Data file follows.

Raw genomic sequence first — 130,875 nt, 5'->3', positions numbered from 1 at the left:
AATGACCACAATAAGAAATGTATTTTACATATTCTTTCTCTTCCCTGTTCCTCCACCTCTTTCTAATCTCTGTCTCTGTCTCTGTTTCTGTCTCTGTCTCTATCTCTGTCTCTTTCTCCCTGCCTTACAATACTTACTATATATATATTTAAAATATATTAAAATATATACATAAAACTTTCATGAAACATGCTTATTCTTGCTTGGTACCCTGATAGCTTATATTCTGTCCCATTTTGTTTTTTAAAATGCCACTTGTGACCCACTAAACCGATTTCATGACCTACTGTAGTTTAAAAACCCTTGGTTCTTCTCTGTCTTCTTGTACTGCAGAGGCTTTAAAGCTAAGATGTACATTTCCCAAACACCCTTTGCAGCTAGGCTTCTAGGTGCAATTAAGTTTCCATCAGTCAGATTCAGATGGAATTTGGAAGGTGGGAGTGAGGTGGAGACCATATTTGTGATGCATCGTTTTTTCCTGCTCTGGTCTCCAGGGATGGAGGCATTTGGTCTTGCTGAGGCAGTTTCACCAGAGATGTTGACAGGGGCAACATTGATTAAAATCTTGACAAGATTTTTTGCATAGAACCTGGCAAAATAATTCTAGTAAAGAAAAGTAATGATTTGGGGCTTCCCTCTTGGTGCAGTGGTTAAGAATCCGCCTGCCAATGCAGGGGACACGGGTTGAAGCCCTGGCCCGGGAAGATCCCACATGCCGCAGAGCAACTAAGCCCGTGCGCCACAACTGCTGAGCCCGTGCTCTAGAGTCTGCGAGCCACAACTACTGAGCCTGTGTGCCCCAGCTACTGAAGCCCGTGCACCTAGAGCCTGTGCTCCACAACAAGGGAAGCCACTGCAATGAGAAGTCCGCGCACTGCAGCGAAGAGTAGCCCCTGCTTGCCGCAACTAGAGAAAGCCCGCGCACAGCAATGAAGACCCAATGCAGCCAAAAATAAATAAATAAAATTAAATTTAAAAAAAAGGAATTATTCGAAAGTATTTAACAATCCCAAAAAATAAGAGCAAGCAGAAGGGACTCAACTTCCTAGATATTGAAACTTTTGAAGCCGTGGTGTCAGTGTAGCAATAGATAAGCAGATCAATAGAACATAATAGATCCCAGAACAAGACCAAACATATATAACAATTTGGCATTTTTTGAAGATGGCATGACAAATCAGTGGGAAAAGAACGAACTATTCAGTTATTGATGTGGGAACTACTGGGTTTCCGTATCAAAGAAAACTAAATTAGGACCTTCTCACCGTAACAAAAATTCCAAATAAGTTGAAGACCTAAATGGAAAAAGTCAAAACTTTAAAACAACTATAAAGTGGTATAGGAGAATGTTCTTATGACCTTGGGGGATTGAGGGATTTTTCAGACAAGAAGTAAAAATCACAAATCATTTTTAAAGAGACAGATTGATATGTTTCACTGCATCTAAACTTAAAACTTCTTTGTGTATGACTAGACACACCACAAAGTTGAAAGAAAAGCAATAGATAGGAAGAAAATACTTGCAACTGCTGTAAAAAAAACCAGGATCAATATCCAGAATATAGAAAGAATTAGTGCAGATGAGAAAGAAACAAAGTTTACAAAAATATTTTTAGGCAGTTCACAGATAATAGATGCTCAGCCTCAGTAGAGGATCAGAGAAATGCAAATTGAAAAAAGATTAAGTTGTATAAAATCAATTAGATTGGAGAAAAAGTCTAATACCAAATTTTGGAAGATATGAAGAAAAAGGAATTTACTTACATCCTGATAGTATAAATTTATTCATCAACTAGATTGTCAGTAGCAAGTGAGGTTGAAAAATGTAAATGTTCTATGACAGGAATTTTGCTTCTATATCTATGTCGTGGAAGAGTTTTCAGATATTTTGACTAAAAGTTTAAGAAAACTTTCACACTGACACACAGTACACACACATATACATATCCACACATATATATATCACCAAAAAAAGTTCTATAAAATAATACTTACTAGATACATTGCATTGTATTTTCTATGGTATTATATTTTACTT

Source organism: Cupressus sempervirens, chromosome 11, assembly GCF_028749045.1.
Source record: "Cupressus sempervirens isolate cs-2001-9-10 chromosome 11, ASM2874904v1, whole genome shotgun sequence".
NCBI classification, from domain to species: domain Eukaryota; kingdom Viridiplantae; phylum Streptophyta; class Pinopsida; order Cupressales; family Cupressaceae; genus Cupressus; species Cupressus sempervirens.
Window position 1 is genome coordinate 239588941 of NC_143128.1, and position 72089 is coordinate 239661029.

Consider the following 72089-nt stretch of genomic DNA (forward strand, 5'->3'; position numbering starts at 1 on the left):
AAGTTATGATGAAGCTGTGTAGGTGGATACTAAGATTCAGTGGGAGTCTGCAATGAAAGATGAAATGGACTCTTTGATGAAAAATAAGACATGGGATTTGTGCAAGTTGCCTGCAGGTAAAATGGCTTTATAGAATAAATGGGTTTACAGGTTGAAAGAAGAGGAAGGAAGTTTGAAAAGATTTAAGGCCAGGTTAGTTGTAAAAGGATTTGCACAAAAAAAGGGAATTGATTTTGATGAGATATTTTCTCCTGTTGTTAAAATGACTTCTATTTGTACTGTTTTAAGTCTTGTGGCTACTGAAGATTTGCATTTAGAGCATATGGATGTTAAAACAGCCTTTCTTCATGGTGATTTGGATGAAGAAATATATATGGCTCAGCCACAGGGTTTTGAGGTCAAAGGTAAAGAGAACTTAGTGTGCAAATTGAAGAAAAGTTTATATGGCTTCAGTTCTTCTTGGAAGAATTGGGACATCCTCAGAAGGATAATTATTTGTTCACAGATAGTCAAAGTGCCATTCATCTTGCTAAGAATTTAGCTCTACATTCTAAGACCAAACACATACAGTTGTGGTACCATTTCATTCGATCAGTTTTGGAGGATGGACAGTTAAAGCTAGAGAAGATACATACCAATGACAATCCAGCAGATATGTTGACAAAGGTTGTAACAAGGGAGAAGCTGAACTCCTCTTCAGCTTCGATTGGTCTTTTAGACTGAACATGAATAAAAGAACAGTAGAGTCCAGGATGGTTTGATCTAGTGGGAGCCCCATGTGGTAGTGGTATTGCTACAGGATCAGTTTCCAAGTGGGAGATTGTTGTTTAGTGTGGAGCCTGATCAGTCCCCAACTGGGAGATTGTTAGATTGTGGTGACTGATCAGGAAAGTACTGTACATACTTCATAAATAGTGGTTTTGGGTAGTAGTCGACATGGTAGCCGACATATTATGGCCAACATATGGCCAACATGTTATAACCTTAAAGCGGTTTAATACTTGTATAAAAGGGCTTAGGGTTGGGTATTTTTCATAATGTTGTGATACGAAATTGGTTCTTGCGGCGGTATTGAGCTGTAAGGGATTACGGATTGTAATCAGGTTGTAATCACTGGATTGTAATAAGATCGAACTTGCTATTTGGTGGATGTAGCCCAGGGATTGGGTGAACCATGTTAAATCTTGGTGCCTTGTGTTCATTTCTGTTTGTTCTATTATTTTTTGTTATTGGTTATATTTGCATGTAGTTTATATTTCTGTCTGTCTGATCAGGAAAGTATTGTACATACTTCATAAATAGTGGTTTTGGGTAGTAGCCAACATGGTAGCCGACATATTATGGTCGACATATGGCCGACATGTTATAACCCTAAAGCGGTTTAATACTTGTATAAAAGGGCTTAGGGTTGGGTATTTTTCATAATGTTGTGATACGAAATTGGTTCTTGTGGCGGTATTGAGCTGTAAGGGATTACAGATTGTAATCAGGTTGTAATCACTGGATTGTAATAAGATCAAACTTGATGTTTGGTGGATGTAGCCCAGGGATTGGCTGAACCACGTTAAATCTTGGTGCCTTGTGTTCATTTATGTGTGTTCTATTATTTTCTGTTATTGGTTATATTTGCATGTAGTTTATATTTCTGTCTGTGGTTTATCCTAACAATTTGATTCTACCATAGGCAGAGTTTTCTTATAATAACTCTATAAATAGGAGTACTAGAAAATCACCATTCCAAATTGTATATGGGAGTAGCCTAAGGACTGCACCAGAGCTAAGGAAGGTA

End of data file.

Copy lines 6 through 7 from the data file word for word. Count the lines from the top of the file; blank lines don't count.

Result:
Window position 1 is genome coordinate 239588941 of NC_143128.1, and position 72089 is coordinate 239661029.

Consider the following 72089-nt stretch of genomic DNA (forward strand, 5'->3'; position numbering starts at 1 on the left):